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Higher Education Master's decision questions-- send help!


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Hi there :) I applied to higher education/student affairs/college student development programs for Fall 2012 and was hoping for some advice/anecdotal information on the programs I applied to. So far, I weigh in as follows:

Accepted: Loyola University Chicago, Northwestern University

Waitlisted: Iowa State University

Rejected: University of Connecticut

Waiting: Columbia University, DePaul University

  1. I want a program that focuses on research, since I want to eventually get my doctorate in Media Studies and Women's Studies. I really like the field of student affairs in general, and I'm hoping that working in this field for awhile will better help inform my future research. I know that getting a doctorate in this isn't practical ATM (I graduated from college in June 2011 and feel like I need more RL experience first), so I figured I'd bulk up my resumé while still staying in the higher ed field :) Hopefully it's not too difficult to transition from higher ed/student affairs into academic research...? :\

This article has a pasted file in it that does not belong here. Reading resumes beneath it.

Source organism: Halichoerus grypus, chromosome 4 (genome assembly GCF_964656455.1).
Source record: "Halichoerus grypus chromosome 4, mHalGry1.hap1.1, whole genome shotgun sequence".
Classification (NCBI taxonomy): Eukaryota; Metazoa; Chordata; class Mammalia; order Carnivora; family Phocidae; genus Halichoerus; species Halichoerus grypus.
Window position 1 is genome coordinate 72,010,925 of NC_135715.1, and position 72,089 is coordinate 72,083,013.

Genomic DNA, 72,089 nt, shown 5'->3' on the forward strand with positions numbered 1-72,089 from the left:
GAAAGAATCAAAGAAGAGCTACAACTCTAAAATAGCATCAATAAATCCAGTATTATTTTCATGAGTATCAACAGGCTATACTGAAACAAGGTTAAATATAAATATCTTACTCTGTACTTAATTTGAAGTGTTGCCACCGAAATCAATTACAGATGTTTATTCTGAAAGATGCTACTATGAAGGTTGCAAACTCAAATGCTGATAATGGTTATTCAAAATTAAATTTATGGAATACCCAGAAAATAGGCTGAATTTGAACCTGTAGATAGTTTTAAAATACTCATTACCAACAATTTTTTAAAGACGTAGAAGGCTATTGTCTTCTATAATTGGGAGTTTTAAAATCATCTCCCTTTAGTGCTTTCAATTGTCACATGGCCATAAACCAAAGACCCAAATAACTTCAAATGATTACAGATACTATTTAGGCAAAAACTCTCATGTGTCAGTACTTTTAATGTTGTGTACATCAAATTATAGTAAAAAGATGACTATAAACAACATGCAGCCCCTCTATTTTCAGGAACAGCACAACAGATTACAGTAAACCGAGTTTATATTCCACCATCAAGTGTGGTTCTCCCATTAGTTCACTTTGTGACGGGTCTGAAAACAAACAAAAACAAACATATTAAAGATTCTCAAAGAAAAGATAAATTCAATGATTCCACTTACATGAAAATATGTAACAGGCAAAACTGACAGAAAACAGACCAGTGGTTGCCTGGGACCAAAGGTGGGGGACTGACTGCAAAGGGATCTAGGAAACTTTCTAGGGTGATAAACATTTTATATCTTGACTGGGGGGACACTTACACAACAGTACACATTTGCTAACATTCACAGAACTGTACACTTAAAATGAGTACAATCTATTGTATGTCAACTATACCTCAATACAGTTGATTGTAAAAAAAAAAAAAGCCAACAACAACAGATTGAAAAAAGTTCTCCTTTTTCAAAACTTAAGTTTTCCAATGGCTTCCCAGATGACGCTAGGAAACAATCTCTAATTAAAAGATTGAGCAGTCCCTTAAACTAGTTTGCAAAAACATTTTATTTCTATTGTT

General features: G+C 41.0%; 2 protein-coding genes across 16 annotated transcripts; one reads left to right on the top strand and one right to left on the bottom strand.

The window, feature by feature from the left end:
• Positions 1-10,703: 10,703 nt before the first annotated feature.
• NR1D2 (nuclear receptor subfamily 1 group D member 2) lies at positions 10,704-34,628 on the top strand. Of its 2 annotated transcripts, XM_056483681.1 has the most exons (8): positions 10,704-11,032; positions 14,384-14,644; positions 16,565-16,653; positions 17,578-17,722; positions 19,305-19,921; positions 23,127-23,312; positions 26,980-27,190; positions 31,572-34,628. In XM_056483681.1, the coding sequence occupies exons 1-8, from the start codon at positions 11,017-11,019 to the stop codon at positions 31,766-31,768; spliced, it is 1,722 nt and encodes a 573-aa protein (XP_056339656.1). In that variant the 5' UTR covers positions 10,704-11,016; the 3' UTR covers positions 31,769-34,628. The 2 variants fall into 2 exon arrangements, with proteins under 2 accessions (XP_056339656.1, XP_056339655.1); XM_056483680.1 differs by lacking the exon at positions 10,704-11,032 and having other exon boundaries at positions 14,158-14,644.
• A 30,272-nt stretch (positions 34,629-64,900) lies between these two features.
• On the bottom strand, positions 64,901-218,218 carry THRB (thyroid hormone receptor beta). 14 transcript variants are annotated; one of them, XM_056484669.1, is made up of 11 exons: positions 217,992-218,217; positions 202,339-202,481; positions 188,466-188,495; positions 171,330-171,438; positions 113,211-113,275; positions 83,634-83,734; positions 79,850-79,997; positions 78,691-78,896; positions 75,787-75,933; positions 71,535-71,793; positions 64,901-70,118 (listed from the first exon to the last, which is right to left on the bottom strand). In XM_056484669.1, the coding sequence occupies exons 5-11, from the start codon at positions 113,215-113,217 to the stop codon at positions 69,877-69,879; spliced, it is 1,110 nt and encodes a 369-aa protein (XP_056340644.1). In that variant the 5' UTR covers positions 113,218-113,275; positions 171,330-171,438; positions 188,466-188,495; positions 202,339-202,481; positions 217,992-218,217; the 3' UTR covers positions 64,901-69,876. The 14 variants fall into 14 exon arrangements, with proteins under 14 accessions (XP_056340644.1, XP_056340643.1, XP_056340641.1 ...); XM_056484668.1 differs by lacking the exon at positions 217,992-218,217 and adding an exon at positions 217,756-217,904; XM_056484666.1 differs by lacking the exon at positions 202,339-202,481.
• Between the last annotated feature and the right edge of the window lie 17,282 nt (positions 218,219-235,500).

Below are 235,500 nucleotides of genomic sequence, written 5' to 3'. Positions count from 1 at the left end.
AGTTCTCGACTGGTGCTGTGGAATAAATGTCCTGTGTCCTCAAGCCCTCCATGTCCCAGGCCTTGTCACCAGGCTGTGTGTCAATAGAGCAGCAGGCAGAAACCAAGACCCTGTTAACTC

2. I spent a lot of time doing research in undergrad (I was a Gender Studies and Psych major, History minor, so both humanities and soc sci), but I wasn't really thinking about going into higher ed until after I graduated. I have experience in clinical psychology since I did an internship working with clients, if that kind of helps? I was planning on doing a Ph.D/master's in counseling/clinical, but I changed my mind.

    Anyway! tl;dr-- I need more practical experience. Like, period. I think that the universities I've gotten into and am waiting on emphasize practicum in various degrees, but should I try going into a program that really emphasizes practicum to make up for my kind of lackluster background? I was never an RA or did much of anything in student affairs, to be honest :/
  3. I'm more interested in the advising/counseling/etc. side of things, generally. I also have a pretty big background in social justice (dream job = professional activist academic), aside from the Gender Studies major. Working in social justice is pretty important to me, so I like programs (i.e., Loyola) that integrate that. But would it be an easy facet to integrate at any program, anyway...?
  4. If you could elucidate a little on these programs in any way, that would be totally awesome! I'll be attending open houses/information sessions, etc. this month. But as important as sitting in on classes, talking to current students, etc. is, I like to hear what other people think of the programs and what its reputation is and all that jazz, since it's important, too.

I'm not really sure what exactly I'm asking, but mostly some help in unpacking what I want in comparison to the programs I was accepted at/am waiting on...? Thanks again! xo